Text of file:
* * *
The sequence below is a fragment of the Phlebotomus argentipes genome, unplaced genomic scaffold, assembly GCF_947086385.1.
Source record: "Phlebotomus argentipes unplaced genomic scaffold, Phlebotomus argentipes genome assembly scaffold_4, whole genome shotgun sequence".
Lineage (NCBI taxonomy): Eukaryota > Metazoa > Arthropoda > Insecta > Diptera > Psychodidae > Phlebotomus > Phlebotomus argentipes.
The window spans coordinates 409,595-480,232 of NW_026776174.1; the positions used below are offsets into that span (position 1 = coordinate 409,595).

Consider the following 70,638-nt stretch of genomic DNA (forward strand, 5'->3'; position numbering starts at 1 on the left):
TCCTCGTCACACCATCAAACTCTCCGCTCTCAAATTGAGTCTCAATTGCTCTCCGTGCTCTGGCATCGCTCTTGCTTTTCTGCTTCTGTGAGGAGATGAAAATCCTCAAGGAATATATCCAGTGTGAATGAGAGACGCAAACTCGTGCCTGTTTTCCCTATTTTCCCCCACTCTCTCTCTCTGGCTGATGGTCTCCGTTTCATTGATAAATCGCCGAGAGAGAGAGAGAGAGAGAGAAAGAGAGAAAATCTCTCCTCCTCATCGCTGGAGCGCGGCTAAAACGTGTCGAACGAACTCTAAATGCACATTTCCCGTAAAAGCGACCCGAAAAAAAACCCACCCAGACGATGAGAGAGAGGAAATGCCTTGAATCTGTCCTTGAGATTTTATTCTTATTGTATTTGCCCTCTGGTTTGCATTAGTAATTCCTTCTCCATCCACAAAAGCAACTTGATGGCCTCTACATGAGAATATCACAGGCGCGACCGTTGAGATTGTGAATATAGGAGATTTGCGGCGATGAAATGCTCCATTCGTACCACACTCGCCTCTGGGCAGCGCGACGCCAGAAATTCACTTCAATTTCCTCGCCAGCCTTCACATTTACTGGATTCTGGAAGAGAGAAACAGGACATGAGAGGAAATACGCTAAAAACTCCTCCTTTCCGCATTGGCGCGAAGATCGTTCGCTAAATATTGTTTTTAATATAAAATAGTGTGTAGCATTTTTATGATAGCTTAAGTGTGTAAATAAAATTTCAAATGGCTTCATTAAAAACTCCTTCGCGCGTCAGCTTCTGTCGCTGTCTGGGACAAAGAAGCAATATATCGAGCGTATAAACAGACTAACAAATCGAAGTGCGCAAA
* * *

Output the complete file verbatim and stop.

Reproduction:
The sequence below is a fragment of the Phlebotomus argentipes genome, unplaced genomic scaffold, assembly GCF_947086385.1.
Source record: "Phlebotomus argentipes unplaced genomic scaffold, Phlebotomus argentipes genome assembly scaffold_4, whole genome shotgun sequence".
Lineage (NCBI taxonomy): Eukaryota > Metazoa > Arthropoda > Insecta > Diptera > Psychodidae > Phlebotomus > Phlebotomus argentipes.
The window spans coordinates 409,595-480,232 of NW_026776174.1; the positions used below are offsets into that span (position 1 = coordinate 409,595).

Consider the following 70,638-nt stretch of genomic DNA (forward strand, 5'->3'; position numbering starts at 1 on the left):
TCCTCGTCACACCATCAAACTCTCCGCTCTCAAATTGAGTCTCAATTGCTCTCCGTGCTCTGGCATCGCTCTTGCTTTTCTGCTTCTGTGAGGAGATGAAAATCCTCAAGGAATATATCCAGTGTGAATGAGAGACGCAAACTCGTGCCTGTTTTCCCTATTTTCCCCCACTCTCTCTCTCTGGCTGATGGTCTCCGTTTCATTGATAAATCGCCGAGAGAGAGAGAGAGAGAGAGAAAGAGAGAAAATCTCTCCTCCTCATCGCTGGAGCGCGGCTAAAACGTGTCGAACGAACTCTAAATGCACATTTCCCGTAAAAGCGACCCGAAAAAAAACCCACCCAGACGATGAGAGAGAGGAAATGCCTTGAATCTGTCCTTGAGATTTTATTCTTATTGTATTTGCCCTCTGGTTTGCATTAGTAATTCCTTCTCCATCCACAAAAGCAACTTGATGGCCTCTACATGAGAATATCACAGGCGCGACCGTTGAGATTGTGAATATAGGAGATTTGCGGCGATGAAATGCTCCATTCGTACCACACTCGCCTCTGGGCAGCGCGACGCCAGAAATTCACTTCAATTTCCTCGCCAGCCTTCACATTTACTGGATTCTGGAAGAGAGAAACAGGACATGAGAGGAAATACGCTAAAAACTCCTCCTTTCCGCATTGGCGCGAAGATCGTTCGCTAAATATTGTTTTTAATATAAAATAGTGTGTAGCATTTTTATGATAGCTTAAGTGTGTAAATAAAATTTCAAATGGCTTCATTAAAAACTCCTTCGCGCGTCAGCTTCTGTCGCTGTCTGGGACAAAGAAGCAATATATCGAGCGTATAAACAGACTAACAAATCGAAGTGCGCAAA